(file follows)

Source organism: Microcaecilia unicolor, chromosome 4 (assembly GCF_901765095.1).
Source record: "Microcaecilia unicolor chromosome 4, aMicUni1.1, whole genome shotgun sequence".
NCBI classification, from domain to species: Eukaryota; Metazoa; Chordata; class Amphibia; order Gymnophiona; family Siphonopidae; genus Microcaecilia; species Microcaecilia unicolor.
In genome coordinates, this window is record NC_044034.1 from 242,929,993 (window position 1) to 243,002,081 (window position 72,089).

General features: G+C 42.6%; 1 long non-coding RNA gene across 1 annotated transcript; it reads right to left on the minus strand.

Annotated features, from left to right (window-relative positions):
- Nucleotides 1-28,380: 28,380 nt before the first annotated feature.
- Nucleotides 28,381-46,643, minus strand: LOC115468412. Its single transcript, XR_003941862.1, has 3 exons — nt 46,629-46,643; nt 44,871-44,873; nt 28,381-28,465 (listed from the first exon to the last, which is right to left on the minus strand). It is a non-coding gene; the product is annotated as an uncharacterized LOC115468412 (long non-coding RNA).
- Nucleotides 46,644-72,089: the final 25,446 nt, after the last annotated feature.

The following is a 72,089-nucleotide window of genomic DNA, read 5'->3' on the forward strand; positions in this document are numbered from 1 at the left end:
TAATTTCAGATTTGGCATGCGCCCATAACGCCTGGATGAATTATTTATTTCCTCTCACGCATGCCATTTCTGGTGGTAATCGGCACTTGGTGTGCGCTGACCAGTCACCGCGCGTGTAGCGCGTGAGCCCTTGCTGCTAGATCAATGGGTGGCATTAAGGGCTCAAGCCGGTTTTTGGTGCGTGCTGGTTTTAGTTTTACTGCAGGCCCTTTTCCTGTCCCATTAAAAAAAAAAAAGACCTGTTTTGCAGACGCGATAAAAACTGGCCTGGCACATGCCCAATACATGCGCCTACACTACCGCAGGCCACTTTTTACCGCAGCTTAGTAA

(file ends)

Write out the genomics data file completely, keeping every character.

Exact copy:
Source organism: Microcaecilia unicolor, chromosome 4 (assembly GCF_901765095.1).
Source record: "Microcaecilia unicolor chromosome 4, aMicUni1.1, whole genome shotgun sequence".
NCBI classification, from domain to species: Eukaryota; Metazoa; Chordata; class Amphibia; order Gymnophiona; family Siphonopidae; genus Microcaecilia; species Microcaecilia unicolor.
In genome coordinates, this window is record NC_044034.1 from 242,929,993 (window position 1) to 243,002,081 (window position 72,089).

General features: G+C 42.6%; 1 long non-coding RNA gene across 1 annotated transcript; it reads right to left on the minus strand.

Annotated features, from left to right (window-relative positions):
- Nucleotides 1-28,380: 28,380 nt before the first annotated feature.
- Nucleotides 28,381-46,643, minus strand: LOC115468412. Its single transcript, XR_003941862.1, has 3 exons — nt 46,629-46,643; nt 44,871-44,873; nt 28,381-28,465 (listed from the first exon to the last, which is right to left on the minus strand). It is a non-coding gene; the product is annotated as an uncharacterized LOC115468412 (long non-coding RNA).
- Nucleotides 46,644-72,089: the final 25,446 nt, after the last annotated feature.

The following is a 72,089-nucleotide window of genomic DNA, read 5'->3' on the forward strand; positions in this document are numbered from 1 at the left end:
TAATTTCAGATTTGGCATGCGCCCATAACGCCTGGATGAATTATTTATTTCCTCTCACGCATGCCATTTCTGGTGGTAATCGGCACTTGGTGTGCGCTGACCAGTCACCGCGCGTGTAGCGCGTGAGCCCTTGCTGCTAGATCAATGGGTGGCATTAAGGGCTCAAGCCGGTTTTTGGTGCGTGCTGGTTTTAGTTTTACTGCAGGCCCTTTTCCTGTCCCATTAAAAAAAAAAAAGACCTGTTTTGCAGACGCGATAAAAACTGGCCTGGCACATGCCCAATACATGCGCCTACACTACCGCAGGCCACTTTTTACCGCAGCTTAGTAA